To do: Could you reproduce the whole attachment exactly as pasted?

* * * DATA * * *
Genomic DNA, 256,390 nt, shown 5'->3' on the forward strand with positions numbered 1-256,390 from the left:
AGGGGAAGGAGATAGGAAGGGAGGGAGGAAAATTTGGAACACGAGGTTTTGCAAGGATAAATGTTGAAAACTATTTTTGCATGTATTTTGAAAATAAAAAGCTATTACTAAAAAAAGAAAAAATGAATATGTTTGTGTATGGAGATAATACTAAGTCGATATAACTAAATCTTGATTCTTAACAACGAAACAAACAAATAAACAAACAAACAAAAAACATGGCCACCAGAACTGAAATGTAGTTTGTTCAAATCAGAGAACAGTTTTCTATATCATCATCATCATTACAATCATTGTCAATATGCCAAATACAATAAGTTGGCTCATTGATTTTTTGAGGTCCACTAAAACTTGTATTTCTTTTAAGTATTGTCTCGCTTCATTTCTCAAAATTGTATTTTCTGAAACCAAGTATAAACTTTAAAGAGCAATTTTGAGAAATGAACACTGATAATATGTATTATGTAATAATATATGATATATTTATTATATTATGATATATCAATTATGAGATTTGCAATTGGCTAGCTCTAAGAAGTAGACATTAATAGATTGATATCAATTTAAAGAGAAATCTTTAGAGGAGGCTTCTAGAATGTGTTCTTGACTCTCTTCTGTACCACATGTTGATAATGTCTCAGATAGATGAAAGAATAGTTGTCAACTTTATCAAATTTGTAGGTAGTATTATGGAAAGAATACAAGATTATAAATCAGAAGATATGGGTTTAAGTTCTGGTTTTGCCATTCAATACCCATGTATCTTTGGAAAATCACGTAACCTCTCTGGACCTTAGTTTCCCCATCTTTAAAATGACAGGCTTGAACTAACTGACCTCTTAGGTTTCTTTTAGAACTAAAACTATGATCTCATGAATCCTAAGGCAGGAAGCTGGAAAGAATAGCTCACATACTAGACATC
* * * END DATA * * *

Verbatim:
Genomic DNA, 256,390 nt, shown 5'->3' on the forward strand with positions numbered 1-256,390 from the left:
AGGGGAAGGAGATAGGAAGGGAGGGAGGAAAATTTGGAACACGAGGTTTTGCAAGGATAAATGTTGAAAACTATTTTTGCATGTATTTTGAAAATAAAAAGCTATTACTAAAAAAAGAAAAAATGAATATGTTTGTGTATGGAGATAATACTAAGTCGATATAACTAAATCTTGATTCTTAACAACGAAACAAACAAATAAACAAACAAACAAAAAACATGGCCACCAGAACTGAAATGTAGTTTGTTCAAATCAGAGAACAGTTTTCTATATCATCATCATCATTACAATCATTGTCAATATGCCAAATACAATAAGTTGGCTCATTGATTTTTTGAGGTCCACTAAAACTTGTATTTCTTTTAAGTATTGTCTCGCTTCATTTCTCAAAATTGTATTTTCTGAAACCAAGTATAAACTTTAAAGAGCAATTTTGAGAAATGAACACTGATAATATGTATTATGTAATAATATATGATATATTTATTATATTATGATATATCAATTATGAGATTTGCAATTGGCTAGCTCTAAGAAGTAGACATTAATAGATTGATATCAATTTAAAGAGAAATCTTTAGAGGAGGCTTCTAGAATGTGTTCTTGACTCTCTTCTGTACCACATGTTGATAATGTCTCAGATAGATGAAAGAATAGTTGTCAACTTTATCAAATTTGTAGGTAGTATTATGGAAAGAATACAAGATTATAAATCAGAAGATATGGGTTTAAGTTCTGGTTTTGCCATTCAATACCCATGTATCTTTGGAAAATCACGTAACCTCTCTGGACCTTAGTTTCCCCATCTTTAAAATGACAGGCTTGAACTAACTGACCTCTTAGGTTTCTTTTAGAACTAAAACTATGATCTCATGAATCCTAAGGCAGGAAGCTGGAAAGAATAGCTCACATACTAGACATC